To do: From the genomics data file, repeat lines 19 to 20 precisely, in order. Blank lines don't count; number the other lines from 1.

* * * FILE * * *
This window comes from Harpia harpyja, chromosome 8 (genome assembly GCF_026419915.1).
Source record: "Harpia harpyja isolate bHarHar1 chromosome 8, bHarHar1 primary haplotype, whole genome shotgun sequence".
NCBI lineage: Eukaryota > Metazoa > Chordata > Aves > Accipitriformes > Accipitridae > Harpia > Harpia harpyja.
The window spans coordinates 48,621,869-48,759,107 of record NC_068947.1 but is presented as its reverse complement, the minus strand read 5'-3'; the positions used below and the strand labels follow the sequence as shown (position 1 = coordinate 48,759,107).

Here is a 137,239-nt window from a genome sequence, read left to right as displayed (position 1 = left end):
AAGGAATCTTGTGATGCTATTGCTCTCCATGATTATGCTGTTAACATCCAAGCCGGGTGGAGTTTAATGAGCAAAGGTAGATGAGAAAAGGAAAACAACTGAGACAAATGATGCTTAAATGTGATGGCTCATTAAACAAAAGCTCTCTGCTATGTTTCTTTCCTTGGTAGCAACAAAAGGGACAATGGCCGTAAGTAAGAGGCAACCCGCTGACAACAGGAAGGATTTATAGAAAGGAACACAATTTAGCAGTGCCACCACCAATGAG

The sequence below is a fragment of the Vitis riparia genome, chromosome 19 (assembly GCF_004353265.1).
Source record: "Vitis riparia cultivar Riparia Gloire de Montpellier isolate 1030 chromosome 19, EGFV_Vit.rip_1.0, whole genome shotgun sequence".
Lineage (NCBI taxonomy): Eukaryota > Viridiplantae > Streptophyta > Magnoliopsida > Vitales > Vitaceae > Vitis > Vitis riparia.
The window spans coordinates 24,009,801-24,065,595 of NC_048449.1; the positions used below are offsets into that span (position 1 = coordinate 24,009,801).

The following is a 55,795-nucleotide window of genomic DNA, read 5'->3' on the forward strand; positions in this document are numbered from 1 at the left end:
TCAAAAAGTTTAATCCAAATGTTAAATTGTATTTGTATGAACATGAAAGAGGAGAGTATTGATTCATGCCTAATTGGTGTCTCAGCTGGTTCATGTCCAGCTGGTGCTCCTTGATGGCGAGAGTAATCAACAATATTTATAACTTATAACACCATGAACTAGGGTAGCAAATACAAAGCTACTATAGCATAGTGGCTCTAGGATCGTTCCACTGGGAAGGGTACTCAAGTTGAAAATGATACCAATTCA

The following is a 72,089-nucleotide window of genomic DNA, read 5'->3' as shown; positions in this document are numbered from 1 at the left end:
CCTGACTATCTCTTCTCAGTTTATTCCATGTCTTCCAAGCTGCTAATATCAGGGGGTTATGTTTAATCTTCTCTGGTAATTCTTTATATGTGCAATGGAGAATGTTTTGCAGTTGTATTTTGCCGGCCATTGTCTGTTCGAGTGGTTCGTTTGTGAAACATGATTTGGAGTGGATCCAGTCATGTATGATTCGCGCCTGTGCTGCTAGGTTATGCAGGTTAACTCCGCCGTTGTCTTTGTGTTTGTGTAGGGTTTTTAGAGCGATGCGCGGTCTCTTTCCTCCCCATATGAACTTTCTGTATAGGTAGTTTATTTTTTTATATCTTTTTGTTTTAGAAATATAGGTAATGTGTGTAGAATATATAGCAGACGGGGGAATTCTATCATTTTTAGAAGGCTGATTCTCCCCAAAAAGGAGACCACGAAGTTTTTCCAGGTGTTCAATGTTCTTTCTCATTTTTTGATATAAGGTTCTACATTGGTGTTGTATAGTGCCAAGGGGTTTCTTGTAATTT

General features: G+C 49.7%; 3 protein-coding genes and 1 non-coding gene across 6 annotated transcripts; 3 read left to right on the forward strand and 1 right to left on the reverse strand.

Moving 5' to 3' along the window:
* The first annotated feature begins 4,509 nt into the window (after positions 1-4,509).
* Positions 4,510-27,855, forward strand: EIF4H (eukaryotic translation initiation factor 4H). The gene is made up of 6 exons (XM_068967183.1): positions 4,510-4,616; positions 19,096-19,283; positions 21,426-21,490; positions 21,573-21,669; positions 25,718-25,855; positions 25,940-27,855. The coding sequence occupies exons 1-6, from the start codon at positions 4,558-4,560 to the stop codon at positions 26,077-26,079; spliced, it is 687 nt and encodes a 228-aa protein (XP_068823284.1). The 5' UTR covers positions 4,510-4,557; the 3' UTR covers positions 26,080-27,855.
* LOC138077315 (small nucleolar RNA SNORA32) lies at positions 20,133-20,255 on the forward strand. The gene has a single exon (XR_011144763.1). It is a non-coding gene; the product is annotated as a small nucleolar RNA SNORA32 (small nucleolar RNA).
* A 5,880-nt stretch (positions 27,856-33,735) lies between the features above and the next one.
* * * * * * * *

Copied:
* LOC138077315 (small nucleolar RNA SNORA32) lies at positions 20,133-20,255 on the forward strand. The gene has a single exon (XR_011144763.1). It is a non-coding gene; the product is annotated as a small nucleolar RNA SNORA32 (small nucleolar RNA).
* A 5,880-nt stretch (positions 27,856-33,735) lies between the features above and the next one.